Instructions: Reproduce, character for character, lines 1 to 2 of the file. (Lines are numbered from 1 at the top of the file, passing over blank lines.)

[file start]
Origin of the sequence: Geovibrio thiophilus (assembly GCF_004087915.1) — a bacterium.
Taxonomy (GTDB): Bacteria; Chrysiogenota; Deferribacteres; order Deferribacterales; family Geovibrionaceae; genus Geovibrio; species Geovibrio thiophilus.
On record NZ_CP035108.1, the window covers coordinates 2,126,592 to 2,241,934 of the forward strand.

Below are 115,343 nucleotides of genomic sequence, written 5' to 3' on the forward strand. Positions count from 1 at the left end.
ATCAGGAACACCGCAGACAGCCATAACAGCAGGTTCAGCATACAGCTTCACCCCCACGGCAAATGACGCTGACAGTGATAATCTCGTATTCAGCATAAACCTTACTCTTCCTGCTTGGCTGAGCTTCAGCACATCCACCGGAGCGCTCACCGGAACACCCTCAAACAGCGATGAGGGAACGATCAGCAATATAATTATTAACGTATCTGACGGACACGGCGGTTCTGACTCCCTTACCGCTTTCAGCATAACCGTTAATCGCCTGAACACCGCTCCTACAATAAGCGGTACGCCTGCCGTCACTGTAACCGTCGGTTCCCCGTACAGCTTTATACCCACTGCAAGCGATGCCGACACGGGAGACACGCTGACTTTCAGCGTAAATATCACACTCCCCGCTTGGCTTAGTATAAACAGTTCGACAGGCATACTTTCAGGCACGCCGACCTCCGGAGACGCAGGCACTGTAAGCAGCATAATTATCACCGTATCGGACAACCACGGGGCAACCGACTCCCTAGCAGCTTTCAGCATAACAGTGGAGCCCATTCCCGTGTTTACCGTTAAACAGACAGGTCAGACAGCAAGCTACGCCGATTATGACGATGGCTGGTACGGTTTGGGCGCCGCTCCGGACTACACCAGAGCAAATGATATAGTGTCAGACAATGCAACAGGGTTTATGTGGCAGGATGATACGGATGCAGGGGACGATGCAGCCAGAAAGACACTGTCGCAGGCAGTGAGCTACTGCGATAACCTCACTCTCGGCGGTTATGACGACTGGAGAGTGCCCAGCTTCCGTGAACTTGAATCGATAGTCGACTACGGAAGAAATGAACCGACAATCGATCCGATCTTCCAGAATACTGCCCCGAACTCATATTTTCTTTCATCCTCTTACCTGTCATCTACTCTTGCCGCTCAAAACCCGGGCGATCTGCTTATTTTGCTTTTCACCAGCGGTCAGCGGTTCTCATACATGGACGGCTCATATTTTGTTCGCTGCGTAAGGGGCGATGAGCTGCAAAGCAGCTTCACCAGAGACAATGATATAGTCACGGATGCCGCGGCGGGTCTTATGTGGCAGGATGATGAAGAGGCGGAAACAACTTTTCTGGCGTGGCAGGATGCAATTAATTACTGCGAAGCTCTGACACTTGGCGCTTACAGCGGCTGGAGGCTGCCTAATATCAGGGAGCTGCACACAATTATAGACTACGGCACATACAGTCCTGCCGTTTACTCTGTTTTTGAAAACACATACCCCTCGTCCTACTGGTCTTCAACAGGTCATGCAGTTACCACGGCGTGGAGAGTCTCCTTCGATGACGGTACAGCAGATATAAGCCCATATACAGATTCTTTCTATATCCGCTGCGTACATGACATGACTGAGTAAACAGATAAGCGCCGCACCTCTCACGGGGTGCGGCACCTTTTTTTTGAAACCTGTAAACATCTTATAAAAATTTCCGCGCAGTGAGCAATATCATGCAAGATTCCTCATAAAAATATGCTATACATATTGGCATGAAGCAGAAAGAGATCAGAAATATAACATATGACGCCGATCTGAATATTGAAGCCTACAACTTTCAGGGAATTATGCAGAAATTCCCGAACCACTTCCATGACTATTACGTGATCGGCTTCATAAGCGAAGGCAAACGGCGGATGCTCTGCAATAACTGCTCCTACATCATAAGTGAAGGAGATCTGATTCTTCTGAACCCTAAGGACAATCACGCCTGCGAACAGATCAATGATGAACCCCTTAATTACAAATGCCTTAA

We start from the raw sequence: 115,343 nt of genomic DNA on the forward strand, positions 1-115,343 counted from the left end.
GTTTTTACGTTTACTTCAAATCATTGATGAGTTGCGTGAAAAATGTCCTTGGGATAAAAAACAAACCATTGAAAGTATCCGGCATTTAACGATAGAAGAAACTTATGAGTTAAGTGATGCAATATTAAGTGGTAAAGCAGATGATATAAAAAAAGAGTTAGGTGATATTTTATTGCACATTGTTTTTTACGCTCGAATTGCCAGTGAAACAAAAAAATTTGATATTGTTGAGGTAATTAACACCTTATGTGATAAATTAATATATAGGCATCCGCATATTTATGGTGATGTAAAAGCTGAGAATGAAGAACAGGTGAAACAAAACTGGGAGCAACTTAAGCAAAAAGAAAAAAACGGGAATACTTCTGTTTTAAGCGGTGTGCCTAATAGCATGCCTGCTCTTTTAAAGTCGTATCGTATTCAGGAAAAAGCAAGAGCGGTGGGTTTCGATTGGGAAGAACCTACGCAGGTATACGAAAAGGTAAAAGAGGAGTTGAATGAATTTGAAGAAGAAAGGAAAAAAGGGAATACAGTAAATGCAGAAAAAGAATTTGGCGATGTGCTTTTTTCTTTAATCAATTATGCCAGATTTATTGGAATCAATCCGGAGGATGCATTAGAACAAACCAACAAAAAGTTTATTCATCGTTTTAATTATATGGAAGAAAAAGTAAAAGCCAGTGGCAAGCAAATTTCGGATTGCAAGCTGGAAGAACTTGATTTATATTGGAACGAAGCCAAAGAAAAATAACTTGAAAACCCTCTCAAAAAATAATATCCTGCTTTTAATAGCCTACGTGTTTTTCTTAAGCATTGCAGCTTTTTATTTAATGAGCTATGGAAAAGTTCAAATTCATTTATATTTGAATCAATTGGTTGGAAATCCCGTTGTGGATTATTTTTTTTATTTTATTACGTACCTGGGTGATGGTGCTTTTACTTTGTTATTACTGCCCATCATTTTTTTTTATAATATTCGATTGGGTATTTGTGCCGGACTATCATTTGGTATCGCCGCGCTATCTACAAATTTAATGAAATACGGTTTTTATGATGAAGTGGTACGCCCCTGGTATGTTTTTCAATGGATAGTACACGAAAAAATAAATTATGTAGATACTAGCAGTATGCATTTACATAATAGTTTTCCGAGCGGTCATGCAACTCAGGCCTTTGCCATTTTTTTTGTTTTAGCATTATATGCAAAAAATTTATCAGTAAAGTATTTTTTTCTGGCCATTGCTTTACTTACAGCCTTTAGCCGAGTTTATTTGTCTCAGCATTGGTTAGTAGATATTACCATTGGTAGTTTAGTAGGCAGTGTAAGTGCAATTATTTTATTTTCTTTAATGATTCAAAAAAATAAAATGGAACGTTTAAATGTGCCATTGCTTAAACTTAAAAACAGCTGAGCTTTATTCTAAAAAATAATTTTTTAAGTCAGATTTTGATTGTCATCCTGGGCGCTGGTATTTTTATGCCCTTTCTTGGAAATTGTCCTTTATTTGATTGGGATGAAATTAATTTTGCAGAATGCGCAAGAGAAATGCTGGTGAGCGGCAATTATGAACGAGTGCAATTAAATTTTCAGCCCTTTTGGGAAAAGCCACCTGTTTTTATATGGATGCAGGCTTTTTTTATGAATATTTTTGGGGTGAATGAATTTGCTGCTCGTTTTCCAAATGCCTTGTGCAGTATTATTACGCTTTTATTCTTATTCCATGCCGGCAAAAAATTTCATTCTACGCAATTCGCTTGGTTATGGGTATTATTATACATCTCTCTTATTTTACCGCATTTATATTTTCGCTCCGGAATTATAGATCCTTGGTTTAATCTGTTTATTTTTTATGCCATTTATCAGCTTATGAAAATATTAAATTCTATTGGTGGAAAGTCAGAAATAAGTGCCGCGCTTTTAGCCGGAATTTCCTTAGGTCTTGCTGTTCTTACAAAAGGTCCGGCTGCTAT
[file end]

Origin of the sequence: Geovibrio thiophilus (assembly GCF_004087915.1) — a bacterium.
Taxonomy (GTDB): Bacteria; Chrysiogenota; Deferribacteres; order Deferribacterales; family Geovibrionaceae; genus Geovibrio; species Geovibrio thiophilus.